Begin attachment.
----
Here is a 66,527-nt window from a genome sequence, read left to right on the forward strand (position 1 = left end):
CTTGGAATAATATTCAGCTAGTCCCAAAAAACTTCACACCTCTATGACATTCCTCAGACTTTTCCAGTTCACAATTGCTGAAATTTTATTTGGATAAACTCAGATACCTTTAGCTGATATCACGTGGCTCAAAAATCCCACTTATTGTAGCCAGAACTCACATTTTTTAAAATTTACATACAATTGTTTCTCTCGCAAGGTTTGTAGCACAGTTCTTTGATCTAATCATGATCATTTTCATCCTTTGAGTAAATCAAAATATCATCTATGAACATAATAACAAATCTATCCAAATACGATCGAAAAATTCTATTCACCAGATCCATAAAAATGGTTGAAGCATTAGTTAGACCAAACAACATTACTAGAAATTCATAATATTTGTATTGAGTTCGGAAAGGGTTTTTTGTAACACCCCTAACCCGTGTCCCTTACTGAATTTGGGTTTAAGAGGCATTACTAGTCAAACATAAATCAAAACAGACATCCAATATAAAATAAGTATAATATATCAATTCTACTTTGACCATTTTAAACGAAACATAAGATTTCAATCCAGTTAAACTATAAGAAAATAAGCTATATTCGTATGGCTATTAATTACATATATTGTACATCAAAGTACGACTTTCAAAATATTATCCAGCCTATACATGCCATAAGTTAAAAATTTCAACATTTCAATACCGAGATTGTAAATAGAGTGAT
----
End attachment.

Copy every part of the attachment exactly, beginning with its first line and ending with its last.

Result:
Here is a 66,527-nt window from a genome sequence, read left to right on the forward strand (position 1 = left end):
CTTGGAATAATATTCAGCTAGTCCCAAAAAACTTCACACCTCTATGACATTCCTCAGACTTTTCCAGTTCACAATTGCTGAAATTTTATTTGGATAAACTCAGATACCTTTAGCTGATATCACGTGGCTCAAAAATCCCACTTATTGTAGCCAGAACTCACATTTTTTAAAATTTACATACAATTGTTTCTCTCGCAAGGTTTGTAGCACAGTTCTTTGATCTAATCATGATCATTTTCATCCTTTGAGTAAATCAAAATATCATCTATGAACATAATAACAAATCTATCCAAATACGATCGAAAAATTCTATTCACCAGATCCATAAAAATGGTTGAAGCATTAGTTAGACCAAACAACATTACTAGAAATTCATAATATTTGTATTGAGTTCGGAAAGGGTTTTTTGTAACACCCCTAACCCGTGTCCCTTACTGAATTTGGGTTTAAGAGGCATTACTAGTCAAACATAAATCAAAACAGACATCCAATATAAAATAAGTATAATATATCAATTCTACTTTGACCATTTTAAACGAAACATAAGATTTCAATCCAGTTAAACTATAAGAAAATAAGCTATATTCGTATGGCTATTAATTACATATATTGTACATCAAAGTACGACTTTCAAAATATTATCCAGCCTATACATGCCATAAGTTAAAAATTTCAACATTTCAATACCGAGATTGTAAATAGAGTGAT